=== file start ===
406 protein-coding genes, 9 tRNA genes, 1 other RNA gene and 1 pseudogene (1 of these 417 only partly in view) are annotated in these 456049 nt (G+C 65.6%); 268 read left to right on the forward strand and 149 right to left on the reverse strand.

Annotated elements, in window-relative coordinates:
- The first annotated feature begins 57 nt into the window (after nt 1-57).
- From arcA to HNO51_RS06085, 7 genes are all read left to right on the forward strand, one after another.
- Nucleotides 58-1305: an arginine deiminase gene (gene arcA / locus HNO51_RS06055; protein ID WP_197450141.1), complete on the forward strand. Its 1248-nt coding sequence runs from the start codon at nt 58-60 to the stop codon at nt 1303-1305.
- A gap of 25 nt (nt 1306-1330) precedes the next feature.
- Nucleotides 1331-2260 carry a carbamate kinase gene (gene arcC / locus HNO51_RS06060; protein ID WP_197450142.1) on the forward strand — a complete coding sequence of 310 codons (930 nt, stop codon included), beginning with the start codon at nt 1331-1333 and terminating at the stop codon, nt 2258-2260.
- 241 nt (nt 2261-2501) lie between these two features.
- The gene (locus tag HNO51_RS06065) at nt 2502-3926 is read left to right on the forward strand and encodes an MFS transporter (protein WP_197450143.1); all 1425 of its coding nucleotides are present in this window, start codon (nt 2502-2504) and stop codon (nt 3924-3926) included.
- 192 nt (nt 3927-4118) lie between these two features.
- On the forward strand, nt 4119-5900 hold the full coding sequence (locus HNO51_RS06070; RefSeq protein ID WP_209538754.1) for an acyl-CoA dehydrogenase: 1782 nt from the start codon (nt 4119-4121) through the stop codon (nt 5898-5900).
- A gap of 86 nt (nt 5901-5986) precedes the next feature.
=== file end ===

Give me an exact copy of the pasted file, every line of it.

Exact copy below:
406 protein-coding genes, 9 tRNA genes, 1 other RNA gene and 1 pseudogene (1 of these 417 only partly in view) are annotated in these 456049 nt (G+C 65.6%); 268 read left to right on the forward strand and 149 right to left on the reverse strand.

Annotated elements, in window-relative coordinates:
- The first annotated feature begins 57 nt into the window (after nt 1-57).
- From arcA to HNO51_RS06085, 7 genes are all read left to right on the forward strand, one after another.
- Nucleotides 58-1305: an arginine deiminase gene (gene arcA / locus HNO51_RS06055; protein ID WP_197450141.1), complete on the forward strand. Its 1248-nt coding sequence runs from the start codon at nt 58-60 to the stop codon at nt 1303-1305.
- A gap of 25 nt (nt 1306-1330) precedes the next feature.
- Nucleotides 1331-2260 carry a carbamate kinase gene (gene arcC / locus HNO51_RS06060; protein ID WP_197450142.1) on the forward strand — a complete coding sequence of 310 codons (930 nt, stop codon included), beginning with the start codon at nt 1331-1333 and terminating at the stop codon, nt 2258-2260.
- 241 nt (nt 2261-2501) lie between these two features.
- The gene (locus tag HNO51_RS06065) at nt 2502-3926 is read left to right on the forward strand and encodes an MFS transporter (protein WP_197450143.1); all 1425 of its coding nucleotides are present in this window, start codon (nt 2502-2504) and stop codon (nt 3924-3926) included.
- 192 nt (nt 3927-4118) lie between these two features.
- On the forward strand, nt 4119-5900 hold the full coding sequence (locus HNO51_RS06070; RefSeq protein ID WP_209538754.1) for an acyl-CoA dehydrogenase: 1782 nt from the start codon (nt 4119-4121) through the stop codon (nt 5898-5900).
- A gap of 86 nt (nt 5901-5986) precedes the next feature.